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Insurance investigator Maindrian Pace and his team lead double-lives as unstoppable car thieves. When a South American drug lord pays Pace to steal 48 cars for him, all but one, a 1973 Ford Mustang, are in the bag. As Pace prepares to rip-off the fastback, codenamed "Eleanor", in Long Beach, he is unaware that his boss has tipped off the police after a business dispute. Detectives are waiting and pursue Pace through five cities as he desperately tries to get away. Written by
There was no official script for the movie, apart from several pages outlining main dialog sequences. Much of the action/dialog was improvised and made up by the cast and crew as they went along. This caused many problems for the editor, Warner E. Leighton, who never knew what footage was being dumped on him or where in the movie it belonged. In the DVD audio commentary, he described the script for the construction site portion of the main pursuit as a piece of cardboard with a circle on it. Director H.B. Halicki pointed at it and said, "That's the dust bowl. We went around it twice. There's your script." See more »
In Lincoln Park, the Mustang is blocked-in at the front by two patrol cars facing each other with no space between them. When Maindrian speeds off to escape, the patrol cars are now suddenly some distance apart and he is able to drive between them. See more »
Hey, Atlee, how come you don't get called up at five o'clock in the morning?
Because I live right.
Yeah, well I'll fix your living habits! Tomorrow morning you can get up at five o'clock and start tearing that truck apart to find out how come he hit the train.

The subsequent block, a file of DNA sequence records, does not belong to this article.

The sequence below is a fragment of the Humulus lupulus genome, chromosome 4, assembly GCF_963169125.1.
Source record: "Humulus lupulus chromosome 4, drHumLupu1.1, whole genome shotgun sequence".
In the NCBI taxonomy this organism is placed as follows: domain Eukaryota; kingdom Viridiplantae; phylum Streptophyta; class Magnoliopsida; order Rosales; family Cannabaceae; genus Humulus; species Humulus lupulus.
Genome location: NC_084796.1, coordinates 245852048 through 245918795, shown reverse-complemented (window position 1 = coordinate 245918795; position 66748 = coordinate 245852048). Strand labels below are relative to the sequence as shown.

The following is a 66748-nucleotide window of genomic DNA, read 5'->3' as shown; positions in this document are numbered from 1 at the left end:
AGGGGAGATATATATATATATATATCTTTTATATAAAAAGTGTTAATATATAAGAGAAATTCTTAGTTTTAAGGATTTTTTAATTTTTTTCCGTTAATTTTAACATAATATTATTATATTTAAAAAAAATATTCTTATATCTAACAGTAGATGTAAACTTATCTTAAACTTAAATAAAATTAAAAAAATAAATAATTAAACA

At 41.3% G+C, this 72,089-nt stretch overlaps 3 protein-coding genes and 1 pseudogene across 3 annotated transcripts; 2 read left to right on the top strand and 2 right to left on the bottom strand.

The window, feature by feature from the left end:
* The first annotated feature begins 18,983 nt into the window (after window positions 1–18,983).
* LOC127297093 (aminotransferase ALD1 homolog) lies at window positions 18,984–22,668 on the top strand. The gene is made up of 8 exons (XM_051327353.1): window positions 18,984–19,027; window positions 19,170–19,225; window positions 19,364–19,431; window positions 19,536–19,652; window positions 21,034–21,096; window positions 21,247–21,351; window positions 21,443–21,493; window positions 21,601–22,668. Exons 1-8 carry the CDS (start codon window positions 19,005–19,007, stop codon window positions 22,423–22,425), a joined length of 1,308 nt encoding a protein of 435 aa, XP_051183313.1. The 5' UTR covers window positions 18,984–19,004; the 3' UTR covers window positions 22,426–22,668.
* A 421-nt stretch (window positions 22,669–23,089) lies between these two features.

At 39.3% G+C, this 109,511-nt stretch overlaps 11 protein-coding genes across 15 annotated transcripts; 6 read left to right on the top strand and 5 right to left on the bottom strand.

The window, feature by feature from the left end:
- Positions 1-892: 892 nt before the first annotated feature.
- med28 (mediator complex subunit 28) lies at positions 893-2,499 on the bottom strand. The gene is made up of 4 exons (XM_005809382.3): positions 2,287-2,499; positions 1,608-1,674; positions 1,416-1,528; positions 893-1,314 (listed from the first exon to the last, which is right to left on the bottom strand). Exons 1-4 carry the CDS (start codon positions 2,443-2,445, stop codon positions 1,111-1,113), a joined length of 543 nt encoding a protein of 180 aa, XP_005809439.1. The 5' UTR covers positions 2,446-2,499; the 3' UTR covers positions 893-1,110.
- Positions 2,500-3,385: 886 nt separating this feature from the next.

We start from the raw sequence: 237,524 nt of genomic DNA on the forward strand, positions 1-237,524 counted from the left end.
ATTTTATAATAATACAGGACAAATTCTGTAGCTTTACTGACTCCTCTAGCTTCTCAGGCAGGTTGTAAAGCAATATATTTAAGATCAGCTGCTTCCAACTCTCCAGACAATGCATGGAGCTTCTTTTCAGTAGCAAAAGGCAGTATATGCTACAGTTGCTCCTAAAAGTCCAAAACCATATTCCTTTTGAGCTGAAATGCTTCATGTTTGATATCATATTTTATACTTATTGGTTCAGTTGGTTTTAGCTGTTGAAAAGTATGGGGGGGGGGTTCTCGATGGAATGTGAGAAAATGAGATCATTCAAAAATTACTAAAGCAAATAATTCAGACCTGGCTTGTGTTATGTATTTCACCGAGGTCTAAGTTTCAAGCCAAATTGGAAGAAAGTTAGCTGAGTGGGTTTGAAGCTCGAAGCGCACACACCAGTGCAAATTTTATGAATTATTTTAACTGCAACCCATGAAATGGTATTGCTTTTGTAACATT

Okay, if Stanley helps me. I think five years in the army gave him brain damage!
Hey, hey, I'll learn the business next week, all right? I don't even know how these switch-overs work.
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The ending credits in the 2001 DVD release features footage of H.B. Halicki's widow, Denice Shakarian Halicki, riding in "Eleanor." See more »
It's amazing what could be done with a tiny budget and no digital effects. I watched this after having seen the trashy remake, and expected a similar degree of dumb wisecracks and hackneyed sub-plots.
I was impressed, however, to discover real talent behind the camera. The plot is simple: a car thief has to steal 40 fancy cars in a very short time. Using a combination of skill, insider knowledge of the insurance business and just sheer brass, the protagonist and his pals start their automotive harvest. Everything seems done and taken care of, when everything goes to hell at the last moment, leading to what surely be the longest car chase put to film.
The best thing about this movie is its low-budget feel. Many of the early scenes are almost mimed, with voices overdubbed later; you don't see actual dialogue, just hear it on top of the action. But as things progress, it begins to show more polish, and by the time we get to the big chase, you get what appears to be the entire 7th Cavalry Division in squad cars chasing one li'l yellow Mustang.
A very smart touch during the big chase was to frequently cut to the aftermath of car crashes, with wounded cops and civilians being dragged from burning cars and hustled away in ambulances -- it added an edge to the film, to show there are actually consequences to these actions (and how often is that shown on the big screen?).
Aside from the marvelously-choreographed action sequences, there are many moments of great wit, which I won't describe so's not to spoil them.
All in all, a brilliant piece of film-making, made not with glitz, glamor, star-power or special effects -- just sheer talent (and pretty cars, o'course!).
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